Happy Thursday, loyal readers. Thank you very much for being here. Today’s issue focuses on the challenges of sharing private and public space across racial difference. In this week’s lead article, “ On White Violence, Black Survival, and Learning to Shoot ,” Kim McLarin decides to participate in a
Happy Thursday, loyal readers. Thank you very much for being here.
Today’s issue focuses on the challenges of sharing private and public space across racial difference. In this week’s lead article, “On White Violence, Black Survival, and Learning to Shoot,” Kim McLarin decides to participate in a white space – a local shooters club – in order to protect herself, after the January 6 insurrection, from potential white violence. It’s a well-written, powerful piece. The other articles are great, too. Mychal Denzel Smith navigates the predominantly white world of writing and publishing as a Black man, while Greg Tate explains why so many white people are pushing back against the growing popularity of Afropessimism and critical race theory. (The refrain: “Can’t we all just get along?”) Finishing up this week’s issue is a podcast episode tracing the history of the Karen phenomenon and explaining how public space is no longer public once a white person decides is it theirs. Please enjoy one or more of this week’s articles, and let me know what you think!
+ One great benefit of being part of our reading community is that I get to chat with authors I admire. That’s what happened last week when I got the opportunity to interview Brian Broome, author of Punch Me Up to the Gods and “79,” which I featured here in 2018. Here’s our conversation if you’re interested in checking it out.
+ Is The Highlighter simply not enough for you? Don’t worry, there’s more: I have two other reading-related projects for you. Check out Article Club (for adults) and the Kindle Classroom Project (for young people).
Kim McLarin: “If a civil war breaks out, I say, if violent white mobs begin roaming the country as they have done in the past, I will not worry about precision shooting. I intend to sit on my porch with my legally acquired handgun and as much ammunition as I have and perhaps a bottle of Scotch and take them as they come.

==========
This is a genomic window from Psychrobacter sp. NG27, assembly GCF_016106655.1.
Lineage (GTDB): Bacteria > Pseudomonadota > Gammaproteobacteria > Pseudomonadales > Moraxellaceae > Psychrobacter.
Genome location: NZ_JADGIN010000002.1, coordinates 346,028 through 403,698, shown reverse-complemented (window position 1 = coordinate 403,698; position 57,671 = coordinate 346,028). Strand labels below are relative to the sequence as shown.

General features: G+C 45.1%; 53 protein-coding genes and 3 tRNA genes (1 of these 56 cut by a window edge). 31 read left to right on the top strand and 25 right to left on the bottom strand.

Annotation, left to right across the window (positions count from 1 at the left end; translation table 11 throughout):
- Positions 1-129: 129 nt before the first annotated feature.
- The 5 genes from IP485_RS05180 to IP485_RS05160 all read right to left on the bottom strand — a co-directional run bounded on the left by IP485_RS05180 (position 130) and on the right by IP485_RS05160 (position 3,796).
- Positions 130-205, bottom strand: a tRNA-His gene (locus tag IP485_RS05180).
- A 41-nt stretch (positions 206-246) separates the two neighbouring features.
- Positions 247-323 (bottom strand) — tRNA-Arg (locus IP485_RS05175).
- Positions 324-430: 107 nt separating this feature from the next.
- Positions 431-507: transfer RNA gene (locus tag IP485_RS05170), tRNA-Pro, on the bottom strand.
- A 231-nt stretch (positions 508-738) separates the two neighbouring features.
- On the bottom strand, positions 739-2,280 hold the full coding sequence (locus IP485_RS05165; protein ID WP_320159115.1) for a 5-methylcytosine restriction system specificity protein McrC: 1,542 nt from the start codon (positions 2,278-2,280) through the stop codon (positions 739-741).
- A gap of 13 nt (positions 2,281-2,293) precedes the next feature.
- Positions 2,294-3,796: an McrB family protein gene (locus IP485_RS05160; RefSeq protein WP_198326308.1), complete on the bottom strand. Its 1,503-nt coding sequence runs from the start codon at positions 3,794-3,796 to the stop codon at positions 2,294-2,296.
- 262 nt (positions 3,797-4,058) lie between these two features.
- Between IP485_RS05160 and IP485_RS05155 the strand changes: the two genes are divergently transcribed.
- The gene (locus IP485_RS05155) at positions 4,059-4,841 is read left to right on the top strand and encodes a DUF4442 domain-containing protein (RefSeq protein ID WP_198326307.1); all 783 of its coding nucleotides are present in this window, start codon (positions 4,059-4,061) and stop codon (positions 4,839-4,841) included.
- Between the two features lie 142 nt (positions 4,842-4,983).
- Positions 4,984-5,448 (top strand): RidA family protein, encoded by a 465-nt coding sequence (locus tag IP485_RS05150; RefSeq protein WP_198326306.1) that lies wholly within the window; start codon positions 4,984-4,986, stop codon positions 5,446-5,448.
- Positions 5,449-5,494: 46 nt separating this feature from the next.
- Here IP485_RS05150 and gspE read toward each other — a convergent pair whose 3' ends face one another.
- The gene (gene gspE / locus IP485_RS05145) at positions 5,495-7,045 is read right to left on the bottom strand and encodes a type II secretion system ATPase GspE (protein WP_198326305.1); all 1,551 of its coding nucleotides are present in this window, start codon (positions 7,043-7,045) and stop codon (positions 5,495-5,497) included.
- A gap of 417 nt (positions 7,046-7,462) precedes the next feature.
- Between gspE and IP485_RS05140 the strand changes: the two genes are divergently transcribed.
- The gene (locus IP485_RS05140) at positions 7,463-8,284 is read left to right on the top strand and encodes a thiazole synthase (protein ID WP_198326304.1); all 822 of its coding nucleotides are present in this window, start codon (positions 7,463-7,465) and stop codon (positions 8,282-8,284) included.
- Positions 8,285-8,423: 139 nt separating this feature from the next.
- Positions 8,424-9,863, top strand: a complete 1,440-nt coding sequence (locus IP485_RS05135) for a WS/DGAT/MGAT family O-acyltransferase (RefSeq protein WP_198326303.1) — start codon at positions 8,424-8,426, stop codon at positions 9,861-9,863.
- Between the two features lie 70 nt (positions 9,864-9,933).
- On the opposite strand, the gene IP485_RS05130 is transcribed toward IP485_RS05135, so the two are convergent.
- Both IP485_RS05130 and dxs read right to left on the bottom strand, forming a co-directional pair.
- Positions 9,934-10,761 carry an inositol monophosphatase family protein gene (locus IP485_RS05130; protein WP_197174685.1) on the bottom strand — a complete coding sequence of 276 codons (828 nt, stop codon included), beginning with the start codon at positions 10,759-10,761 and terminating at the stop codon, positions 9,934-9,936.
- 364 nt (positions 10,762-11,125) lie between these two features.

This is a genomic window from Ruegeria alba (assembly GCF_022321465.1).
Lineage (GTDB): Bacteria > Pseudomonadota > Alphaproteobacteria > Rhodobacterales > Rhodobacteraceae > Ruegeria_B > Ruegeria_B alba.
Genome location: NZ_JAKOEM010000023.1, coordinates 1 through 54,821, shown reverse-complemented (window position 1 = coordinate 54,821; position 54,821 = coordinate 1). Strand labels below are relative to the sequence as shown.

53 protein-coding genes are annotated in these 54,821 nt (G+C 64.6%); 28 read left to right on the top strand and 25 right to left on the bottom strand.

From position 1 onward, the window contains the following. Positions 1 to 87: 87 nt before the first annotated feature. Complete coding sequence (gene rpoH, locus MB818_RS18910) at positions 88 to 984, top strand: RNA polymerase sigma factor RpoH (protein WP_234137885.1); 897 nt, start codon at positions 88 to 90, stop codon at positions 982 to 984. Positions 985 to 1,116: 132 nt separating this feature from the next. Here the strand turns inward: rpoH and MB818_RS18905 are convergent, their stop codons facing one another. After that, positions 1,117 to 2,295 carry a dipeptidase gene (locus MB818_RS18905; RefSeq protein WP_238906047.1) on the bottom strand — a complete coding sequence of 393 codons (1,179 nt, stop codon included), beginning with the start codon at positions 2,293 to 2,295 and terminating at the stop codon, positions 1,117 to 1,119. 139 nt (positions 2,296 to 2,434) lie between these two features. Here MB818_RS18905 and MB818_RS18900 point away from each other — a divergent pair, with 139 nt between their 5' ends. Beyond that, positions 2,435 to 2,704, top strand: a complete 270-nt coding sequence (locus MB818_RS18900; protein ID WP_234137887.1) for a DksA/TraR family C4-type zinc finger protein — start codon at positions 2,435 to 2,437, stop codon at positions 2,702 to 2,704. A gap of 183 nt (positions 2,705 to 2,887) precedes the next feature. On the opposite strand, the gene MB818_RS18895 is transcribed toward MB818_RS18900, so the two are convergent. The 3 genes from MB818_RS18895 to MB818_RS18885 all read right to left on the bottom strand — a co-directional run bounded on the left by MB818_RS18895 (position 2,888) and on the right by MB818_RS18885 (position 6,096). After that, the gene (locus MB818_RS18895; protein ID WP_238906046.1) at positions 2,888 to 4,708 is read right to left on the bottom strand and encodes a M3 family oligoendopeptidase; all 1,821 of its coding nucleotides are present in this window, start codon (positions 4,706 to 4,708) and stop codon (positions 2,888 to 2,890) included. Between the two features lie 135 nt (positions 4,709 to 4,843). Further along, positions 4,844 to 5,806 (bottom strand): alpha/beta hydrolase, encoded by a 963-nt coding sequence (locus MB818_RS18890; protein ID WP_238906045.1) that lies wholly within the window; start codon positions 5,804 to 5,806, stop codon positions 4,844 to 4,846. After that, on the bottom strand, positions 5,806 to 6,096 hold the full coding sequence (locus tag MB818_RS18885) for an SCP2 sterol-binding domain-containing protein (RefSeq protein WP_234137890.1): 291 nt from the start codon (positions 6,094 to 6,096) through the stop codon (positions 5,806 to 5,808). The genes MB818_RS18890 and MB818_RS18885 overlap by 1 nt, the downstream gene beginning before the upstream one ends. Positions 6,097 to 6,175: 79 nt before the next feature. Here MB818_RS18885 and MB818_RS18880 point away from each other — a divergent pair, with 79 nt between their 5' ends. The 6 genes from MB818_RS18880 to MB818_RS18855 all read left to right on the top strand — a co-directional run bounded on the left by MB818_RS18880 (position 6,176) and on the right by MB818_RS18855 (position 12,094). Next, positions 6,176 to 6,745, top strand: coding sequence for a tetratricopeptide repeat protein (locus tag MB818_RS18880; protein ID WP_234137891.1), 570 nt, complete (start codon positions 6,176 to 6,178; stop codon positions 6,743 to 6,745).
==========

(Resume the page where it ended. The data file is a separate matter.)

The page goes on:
“Are you afraid?” my husband asks. Only of my anger. Only of becoming like them. Is it possible to be angry without being violent? Is it possible to live in a violent society without becoming that way?
They march in Charlottesville, Virginia, chanting about replacement. They run down Heather Heyer like a dog. I sit at home and watch, angry.
They storm the United States Capitol, smashing windows, assaulting cops, chasing a Black officer up the stairs like a lynch mob running through the Mississippi woods, slinging racial epithets. They invade our government while waving the flag of slavery. “This is our house!” they chant. “This is our house!”
At home I watch the television, fists balled. Our house? Our house? This house that sits on a bloody foundation, which rests on stolen land? This house painted on the outside but inside left to crumble and rot? This house that has room for all but also locked doors and hidden keys? This house?
This house is not your house. This house is either everyone’s house or it is no one’s. That’s what I want to defend.” (19 min)
Toni Morrison said, “I have spent my entire writing life trying to make sure that the white gaze was not the dominant one in any of my books.” But in this essay, writer Mychal Denzel Smith argues that not everyone can be like Ms. Morrison. Despite the recent rise of Black intellectuals in public literary spaces, the old burden remains: White editors and readers want Black writers to explain their experience – and most important, their pain. Mr. Smith writes, “I feel as though I’ve built a career by capitalizing on Black pain — exploiting that of others and monetizing my own. The guilt of my ambition is intertwined with the sense of a fruitless project. Writing to white people about the Black experience is meant to engender their sympathy. Yet it never comes. Appeals to the white conscience have not worked, and there are no signs that they ever will.” (16 min)
The problem with Afropessimism – a school of thought that advances that slavery did not end in the 19th century but rather evolved to challenge Black resistance, leaving Black people invisible in society – is that it’s too pessimistic for white people, writes Greg Tate in this thought-provoking essay. After all, progressive white people expect empathy and solidarity. They want to be allies. But for Prof. Frank Wilderson and other Afropessimists, “after coming home from Black Lives Matter protests” and realizing that “nothing is going to stop these cops from killing us,” a “pissed-off urge to withdraw from interaction with white people” emerges as the most rational and healthy way forward. (11 min)
+ For more about Afropessimism, see Issue #310.
We know who a Karen is: a white woman using her race and gender to patrol and police Black people from public spaces. But even before the pandemic, Gene Demby explains, “being in public was always contentious because public space, and how we show up in it, is always, on some level, political.” In this informative episode of Code Switch, Mr. Demby traces the history of “the modern Karen,” beginning with Miss Ann, and wonders, “What does the next generation of Karens look like, and might they be harder to spot?” (26 min)
was thankful to be introduced to composting as an alternative to traditional burial. Article Clubber and loyal reader
recommended that we check out The Order of the Good Death. Founder Caitlyn Doughty “is a pioneer in natural burial,” Kati writes, and “her book, Smoke Gets In Your Eyes, is fantastic.” Thank you, Linda and Kati, for reaching out and sharing your thoughts.
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